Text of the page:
Lawmakers are mobilizing quickly against the new climate change rule from President Obama, announcing they will file formal congressional challenges on Monday.
Senate Majority Leader Mitch McConnellMitch McConnellOvernight Healthcare: McConnell throws cold water on reviving ObamaCare repeal | House GOP insists they aren't giving up | Price faces new task of overseeing health law McConnell: ObamaCare 'status quo' will stay in place moving forward Senate about to enter 'nuclear option' death spiral MORE (R-Ky.) on Friday said he and Sen. Joe Manchin (D-W.Va.) will introduce a Congressional Review Act (CRA) resolution to block the Environmental Protection Agency (EPA) pollution standards for new power plants.
“I have vowed to do all I can to fight back against this administration on behalf of the thousands of Kentucky coal miners and their families, and this CRA is another tool in that battle,” McConnell said in a statement.
“The CRAs that we will file will allow Congress the ability to fight these anti-coal regulations.”
In the House, Rep. Ed WhitfieldEd WhitfieldWhy Republicans took aim at an ethics watchdog What Azerbaijan wants from Israel? Overnight Energy: Green group sues Exxon over climate science MORE (R-Ky.) will introduce the resolutions.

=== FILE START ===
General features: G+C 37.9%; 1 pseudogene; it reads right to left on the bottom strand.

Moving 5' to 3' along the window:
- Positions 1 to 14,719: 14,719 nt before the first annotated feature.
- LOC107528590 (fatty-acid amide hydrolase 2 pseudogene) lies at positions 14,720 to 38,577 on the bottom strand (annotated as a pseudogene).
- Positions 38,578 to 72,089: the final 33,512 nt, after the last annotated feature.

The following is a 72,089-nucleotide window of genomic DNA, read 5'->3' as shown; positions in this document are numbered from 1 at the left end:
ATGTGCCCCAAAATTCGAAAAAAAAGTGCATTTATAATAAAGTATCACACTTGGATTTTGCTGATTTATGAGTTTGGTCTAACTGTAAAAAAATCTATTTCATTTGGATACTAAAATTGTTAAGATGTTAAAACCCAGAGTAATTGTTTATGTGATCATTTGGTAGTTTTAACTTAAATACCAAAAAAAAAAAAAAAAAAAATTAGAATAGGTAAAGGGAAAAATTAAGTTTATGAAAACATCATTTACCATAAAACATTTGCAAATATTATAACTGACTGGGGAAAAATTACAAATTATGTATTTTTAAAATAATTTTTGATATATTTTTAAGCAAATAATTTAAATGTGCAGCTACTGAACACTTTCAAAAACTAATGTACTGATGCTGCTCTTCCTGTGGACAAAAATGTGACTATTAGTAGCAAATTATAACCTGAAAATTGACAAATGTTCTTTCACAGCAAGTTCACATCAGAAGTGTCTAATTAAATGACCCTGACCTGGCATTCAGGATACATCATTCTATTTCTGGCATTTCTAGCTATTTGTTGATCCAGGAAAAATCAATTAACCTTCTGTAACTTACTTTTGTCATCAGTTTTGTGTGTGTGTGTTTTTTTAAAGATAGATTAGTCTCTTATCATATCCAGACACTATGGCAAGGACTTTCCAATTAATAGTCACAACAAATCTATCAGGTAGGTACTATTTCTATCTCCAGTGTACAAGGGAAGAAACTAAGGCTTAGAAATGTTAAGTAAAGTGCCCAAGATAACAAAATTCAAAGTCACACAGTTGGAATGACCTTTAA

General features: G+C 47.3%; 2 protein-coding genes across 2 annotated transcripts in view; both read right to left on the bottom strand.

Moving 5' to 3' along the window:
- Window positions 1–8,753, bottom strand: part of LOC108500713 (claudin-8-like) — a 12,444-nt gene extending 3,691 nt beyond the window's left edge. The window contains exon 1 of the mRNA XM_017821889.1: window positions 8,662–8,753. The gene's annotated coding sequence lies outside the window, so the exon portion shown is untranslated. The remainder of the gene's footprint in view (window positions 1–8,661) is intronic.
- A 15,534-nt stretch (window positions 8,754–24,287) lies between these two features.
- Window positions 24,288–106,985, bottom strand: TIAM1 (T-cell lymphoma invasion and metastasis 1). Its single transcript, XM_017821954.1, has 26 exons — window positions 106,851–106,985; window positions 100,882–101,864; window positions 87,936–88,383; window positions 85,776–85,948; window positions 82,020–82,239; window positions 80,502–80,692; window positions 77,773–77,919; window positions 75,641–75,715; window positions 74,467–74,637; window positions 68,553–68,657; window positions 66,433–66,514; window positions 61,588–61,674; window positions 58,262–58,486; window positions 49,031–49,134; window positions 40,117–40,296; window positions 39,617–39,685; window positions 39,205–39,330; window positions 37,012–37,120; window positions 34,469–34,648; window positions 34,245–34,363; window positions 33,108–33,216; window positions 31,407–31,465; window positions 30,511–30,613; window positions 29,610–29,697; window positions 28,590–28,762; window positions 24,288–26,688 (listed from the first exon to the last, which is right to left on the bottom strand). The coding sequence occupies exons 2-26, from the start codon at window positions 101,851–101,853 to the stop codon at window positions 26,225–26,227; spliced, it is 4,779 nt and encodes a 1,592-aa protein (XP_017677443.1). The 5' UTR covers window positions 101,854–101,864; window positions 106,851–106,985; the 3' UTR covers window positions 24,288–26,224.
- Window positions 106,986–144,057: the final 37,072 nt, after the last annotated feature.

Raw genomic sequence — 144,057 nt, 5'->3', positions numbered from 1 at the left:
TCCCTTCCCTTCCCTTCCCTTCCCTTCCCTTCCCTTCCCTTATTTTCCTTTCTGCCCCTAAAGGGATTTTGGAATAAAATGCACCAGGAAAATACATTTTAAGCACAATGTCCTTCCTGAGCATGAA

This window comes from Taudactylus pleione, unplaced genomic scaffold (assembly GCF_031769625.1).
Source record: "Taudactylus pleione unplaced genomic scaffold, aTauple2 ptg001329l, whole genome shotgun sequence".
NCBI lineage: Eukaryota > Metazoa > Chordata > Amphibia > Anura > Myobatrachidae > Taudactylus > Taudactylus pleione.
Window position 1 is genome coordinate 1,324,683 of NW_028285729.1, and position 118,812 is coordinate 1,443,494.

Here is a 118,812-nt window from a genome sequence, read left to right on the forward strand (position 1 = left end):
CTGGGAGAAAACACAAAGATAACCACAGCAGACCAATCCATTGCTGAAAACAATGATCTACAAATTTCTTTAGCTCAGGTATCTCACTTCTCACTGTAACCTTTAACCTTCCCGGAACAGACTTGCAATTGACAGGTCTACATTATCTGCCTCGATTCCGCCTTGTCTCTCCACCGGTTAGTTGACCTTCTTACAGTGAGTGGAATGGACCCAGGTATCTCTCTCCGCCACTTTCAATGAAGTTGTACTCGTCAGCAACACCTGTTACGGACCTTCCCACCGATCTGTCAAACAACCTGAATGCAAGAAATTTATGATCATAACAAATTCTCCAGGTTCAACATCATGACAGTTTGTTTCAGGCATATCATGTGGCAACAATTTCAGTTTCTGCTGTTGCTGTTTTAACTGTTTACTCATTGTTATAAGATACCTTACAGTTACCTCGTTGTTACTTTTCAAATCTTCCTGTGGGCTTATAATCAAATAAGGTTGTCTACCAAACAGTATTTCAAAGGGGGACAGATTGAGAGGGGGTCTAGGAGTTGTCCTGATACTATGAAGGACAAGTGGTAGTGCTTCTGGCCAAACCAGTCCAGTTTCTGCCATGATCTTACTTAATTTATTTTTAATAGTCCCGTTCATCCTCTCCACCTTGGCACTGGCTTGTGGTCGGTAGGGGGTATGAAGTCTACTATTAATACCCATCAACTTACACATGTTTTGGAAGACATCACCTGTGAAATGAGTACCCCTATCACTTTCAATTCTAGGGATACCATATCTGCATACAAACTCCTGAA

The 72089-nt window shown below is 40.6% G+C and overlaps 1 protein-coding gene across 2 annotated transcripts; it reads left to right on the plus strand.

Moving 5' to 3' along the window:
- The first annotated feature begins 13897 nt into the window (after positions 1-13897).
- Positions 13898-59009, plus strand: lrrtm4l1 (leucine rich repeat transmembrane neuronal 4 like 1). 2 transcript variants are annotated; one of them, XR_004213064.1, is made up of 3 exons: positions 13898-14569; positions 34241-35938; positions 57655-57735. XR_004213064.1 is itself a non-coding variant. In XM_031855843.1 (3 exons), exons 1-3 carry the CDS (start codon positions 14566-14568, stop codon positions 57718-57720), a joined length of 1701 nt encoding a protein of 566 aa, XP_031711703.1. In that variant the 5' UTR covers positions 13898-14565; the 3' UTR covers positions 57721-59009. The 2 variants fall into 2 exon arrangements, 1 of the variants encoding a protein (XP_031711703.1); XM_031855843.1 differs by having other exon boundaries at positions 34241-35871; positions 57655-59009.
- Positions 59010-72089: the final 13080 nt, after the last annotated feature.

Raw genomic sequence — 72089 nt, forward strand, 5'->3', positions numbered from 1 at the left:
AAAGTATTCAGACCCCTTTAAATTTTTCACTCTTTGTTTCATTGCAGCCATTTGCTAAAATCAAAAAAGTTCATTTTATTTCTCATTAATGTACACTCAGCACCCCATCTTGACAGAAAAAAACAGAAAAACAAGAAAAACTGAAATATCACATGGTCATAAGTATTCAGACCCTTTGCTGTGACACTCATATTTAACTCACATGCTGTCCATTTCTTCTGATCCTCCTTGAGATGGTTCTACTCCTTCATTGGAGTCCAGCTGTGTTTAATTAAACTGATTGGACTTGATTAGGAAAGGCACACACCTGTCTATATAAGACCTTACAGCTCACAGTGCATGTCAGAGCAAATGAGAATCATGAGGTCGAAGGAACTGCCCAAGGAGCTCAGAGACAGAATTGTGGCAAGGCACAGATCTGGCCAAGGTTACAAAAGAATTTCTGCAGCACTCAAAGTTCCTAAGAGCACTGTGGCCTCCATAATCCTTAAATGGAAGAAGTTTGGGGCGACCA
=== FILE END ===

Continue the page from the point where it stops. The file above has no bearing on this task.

The Obama administration published the Clean Power Plan in the Federal Register on Friday, a move that launched a string of lawsuits and set in motion formal congressional challenges to the rule.
Under the CRA, lawmakers opposed to a new executive branch regulation can block it through an act of Congress in the 60 days after it is published. Conservatives and coal-state lawmakers have vowed to do just that, though President Obama has threatened to veto any effort to undo his climate rules.
The House has approved a bill to block the climate rule, and a Senate panel has signed off on a Capito bill doing the same.
“Nothing in the Clean Air Act suggests EPA has such sweeping authority to implement this complicated and far-reaching scheme to commandeer each state’s electricity system,” Whitfield said in a statement.
“Monday will mark an important milestone in our fight to keep the lights on and protect jobs and affordable energy as I will introduce two resolutions under the Congressional Review Act disapproving of these rules.”
The Clean Power Plan is the signature component of Obama’s climate action plan. The rule is designed to cut carbon emissions from the power sector by 32 percent by 2030, compared with 2005 levels.
Under the rule, states are assigned a specific emissions goal and told to design a plan to meet the target.
A group of 24 states sued against the rule on Friday, with utilities and commodity groups certain to do the same.